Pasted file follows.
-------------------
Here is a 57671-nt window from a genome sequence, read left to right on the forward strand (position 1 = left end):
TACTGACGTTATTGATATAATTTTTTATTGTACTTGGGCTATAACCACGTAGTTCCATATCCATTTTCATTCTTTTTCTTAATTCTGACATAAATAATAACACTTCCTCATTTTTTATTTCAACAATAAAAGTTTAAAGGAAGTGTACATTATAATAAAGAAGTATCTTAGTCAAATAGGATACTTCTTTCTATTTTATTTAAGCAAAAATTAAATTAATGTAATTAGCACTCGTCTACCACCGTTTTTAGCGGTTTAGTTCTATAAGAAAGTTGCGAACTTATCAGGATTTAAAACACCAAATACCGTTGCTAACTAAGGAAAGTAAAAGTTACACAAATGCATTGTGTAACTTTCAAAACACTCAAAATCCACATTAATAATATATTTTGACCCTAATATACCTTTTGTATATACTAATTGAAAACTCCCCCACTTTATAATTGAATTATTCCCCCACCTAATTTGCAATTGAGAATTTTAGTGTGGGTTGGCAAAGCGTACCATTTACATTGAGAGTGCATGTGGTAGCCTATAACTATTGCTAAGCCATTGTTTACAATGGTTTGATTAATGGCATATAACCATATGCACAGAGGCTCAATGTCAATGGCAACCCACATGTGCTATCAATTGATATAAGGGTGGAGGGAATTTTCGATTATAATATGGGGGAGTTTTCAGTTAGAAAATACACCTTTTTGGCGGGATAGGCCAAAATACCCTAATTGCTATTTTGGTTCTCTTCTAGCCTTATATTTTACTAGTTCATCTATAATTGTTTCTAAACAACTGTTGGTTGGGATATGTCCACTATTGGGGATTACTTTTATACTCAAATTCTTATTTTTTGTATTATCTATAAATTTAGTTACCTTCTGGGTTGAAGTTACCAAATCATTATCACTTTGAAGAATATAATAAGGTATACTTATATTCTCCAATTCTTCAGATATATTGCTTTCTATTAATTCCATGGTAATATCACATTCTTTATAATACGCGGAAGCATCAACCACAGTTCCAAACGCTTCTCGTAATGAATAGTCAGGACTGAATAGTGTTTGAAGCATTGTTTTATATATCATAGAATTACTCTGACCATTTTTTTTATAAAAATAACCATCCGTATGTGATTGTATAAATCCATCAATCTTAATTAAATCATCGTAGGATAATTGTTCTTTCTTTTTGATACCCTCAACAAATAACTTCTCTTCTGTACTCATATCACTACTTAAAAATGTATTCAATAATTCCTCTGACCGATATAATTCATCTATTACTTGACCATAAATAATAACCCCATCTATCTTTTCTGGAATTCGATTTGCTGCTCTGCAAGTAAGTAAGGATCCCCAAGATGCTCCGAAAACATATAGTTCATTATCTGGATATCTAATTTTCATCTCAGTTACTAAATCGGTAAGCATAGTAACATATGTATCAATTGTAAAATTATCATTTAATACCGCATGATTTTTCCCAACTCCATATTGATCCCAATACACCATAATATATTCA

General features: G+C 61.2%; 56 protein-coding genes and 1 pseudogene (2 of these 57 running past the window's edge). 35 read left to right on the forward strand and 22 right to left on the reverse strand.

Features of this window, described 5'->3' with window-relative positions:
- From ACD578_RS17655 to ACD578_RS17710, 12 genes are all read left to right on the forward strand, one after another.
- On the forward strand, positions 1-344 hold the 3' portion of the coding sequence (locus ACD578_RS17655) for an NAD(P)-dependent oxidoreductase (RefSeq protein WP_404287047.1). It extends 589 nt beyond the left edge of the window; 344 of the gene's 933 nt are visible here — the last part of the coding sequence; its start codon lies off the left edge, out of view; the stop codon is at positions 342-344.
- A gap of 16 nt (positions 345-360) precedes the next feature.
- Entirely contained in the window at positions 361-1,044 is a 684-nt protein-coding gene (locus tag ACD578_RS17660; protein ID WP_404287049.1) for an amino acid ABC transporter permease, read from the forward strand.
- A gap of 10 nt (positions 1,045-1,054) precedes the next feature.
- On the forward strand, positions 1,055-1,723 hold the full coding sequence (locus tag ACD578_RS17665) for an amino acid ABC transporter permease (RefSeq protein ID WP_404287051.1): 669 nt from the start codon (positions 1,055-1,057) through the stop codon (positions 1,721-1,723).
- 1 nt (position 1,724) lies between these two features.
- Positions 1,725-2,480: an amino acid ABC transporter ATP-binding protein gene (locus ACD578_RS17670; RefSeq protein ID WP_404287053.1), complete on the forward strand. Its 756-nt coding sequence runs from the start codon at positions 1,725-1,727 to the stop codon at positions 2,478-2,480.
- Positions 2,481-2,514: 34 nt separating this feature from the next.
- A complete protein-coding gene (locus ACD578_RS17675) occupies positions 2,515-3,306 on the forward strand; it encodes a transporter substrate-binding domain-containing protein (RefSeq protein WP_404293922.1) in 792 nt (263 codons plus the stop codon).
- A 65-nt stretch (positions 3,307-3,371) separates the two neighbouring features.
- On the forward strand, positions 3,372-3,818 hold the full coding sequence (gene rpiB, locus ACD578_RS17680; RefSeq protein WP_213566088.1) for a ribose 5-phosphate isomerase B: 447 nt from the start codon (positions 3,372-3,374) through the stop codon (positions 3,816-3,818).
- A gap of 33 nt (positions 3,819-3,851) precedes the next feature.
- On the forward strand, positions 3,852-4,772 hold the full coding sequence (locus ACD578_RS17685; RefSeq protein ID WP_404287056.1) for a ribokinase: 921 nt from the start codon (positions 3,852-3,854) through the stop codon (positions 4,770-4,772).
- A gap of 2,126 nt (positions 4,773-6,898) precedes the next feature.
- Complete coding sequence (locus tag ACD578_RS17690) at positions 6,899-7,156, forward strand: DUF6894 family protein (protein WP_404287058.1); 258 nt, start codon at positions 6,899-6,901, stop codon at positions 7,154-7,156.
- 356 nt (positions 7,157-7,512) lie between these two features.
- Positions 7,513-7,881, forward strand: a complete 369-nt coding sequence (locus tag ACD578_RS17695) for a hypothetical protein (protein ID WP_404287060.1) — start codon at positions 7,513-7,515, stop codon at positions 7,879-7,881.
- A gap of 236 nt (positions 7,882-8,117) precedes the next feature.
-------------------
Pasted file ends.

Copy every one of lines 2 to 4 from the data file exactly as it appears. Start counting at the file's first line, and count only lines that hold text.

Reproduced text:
TACTGACGTTATTGATATAATTTTTTATTGTACTTGGGCTATAACCACGTAGTTCCATATCCATTTTCATTCTTTTTCTTAATTCTGACATAAATAATAACACTTCCTCATTTTTTATTTCAACAATAAAAGTTTAAAGGAAGTGTACATTATAATAAAGAAGTATCTTAGTCAAATAGGATACTTCTTTCTATTTTATTTAAGCAAAAATTAAATTAATGTAATTAGCACTCGTCTACCACCGTTTTTAGCGGTTTAGTTCTATAAGAAAGTTGCGAACTTATCAGGATTTAAAACACCAAATACCGTTGCTAACTAAGGAAAGTAAAAGTTACACAAATGCATTGTGTAACTTTCAAAACACTCAAAATCCACATTAATAATATATTTTGACCCTAATATACCTTTTGTATATACTAATTGAAAACTCCCCCACTTTATAATTGAATTATTCCCCCACCTAATTTGCAATTGAGAATTTTAGTGTGGGTTGGCAAAGCGTACCATTTACATTGAGAGTGCATGTGGTAGCCTATAACTATTGCTAAGCCATTGTTTACAATGGTTTGATTAATGGCATATAACCATATGCACAGAGGCTCAATGTCAATGGCAACCCACATGTGCTATCAATTGATATAAGGGTGGAGGGAATTTTCGATTATAATATGGGGGAGTTTTCAGTTAGAAAATACACCTTTTTGGCGGGATAGGCCAAAATACCCTAATTGCTATTTTGGTTCTCTTCTAGCCTTATATTTTACTAGTTCATCTATAATTGTTTCTAAACAACTGTTGGTTGGGATATGTCCACTATTGGGGATTACTTTTATACTCAAATTCTTATTTTTTGTATTATCTATAAATTTAGTTACCTTCTGGGTTGAAGTTACCAAATCATTATCACTTTGAAGAATATAATAAGGTATACTTATATTCTCCAATTCTTCAGATATATTGCTTTCTATTAATTCCATGGTAATATCACATTCTTTATAATACGCGGAAGCATCAACCACAGTTCCAAACGCTTCTCGTAATGAATAGTCAGGACTGAATAGTGTTTGAAGCATTGTTTTATATATCATAGAATTACTCTGACCATTTTTTTTATAAAAATAACCATCCGTATGTGATTGTATAAATCCATCAATCTTAATTAAATCATCGTAGGATAATTGTTCTTTCTTTTTGATACCCTCAACAAATAACTTCTCTTCTGTACTCATATCACTACTTAAAAATGTATTCAATAATTCCTCTGACCGATATAATTCATCTATTACTTGACCATAAATAATAACCCCATCTATCTTTTCTGGAATTCGATTTGCTGCTCTGCAAGTAAGTAAGGATCCCCAAGATGCTCCGAAAACATATAGTTCATTATCTGGATATCTAATTTTCATCTCAGTTACTAAATCGGTAAGCATAGTAACATATGTATCAATTGTAAAATTATCATTTAATACCGCATGATTTTTCCCAACTCCATATTGATCCCAATACACCATAATATATTCA

General features: G+C 61.2%; 56 protein-coding genes and 1 pseudogene (2 of these 57 running past the window's edge). 35 read left to right on the forward strand and 22 right to left on the reverse strand.

Features of this window, described 5'->3' with window-relative positions: